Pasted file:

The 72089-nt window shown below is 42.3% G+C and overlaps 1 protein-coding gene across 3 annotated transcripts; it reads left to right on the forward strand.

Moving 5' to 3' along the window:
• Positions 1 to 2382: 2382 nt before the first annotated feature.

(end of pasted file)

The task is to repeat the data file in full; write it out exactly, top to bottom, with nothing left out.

The 72089-nt window shown below is 42.3% G+C and overlaps 1 protein-coding gene across 3 annotated transcripts; it reads left to right on the forward strand.

Moving 5' to 3' along the window:
• Positions 1 to 2382: 2382 nt before the first annotated feature.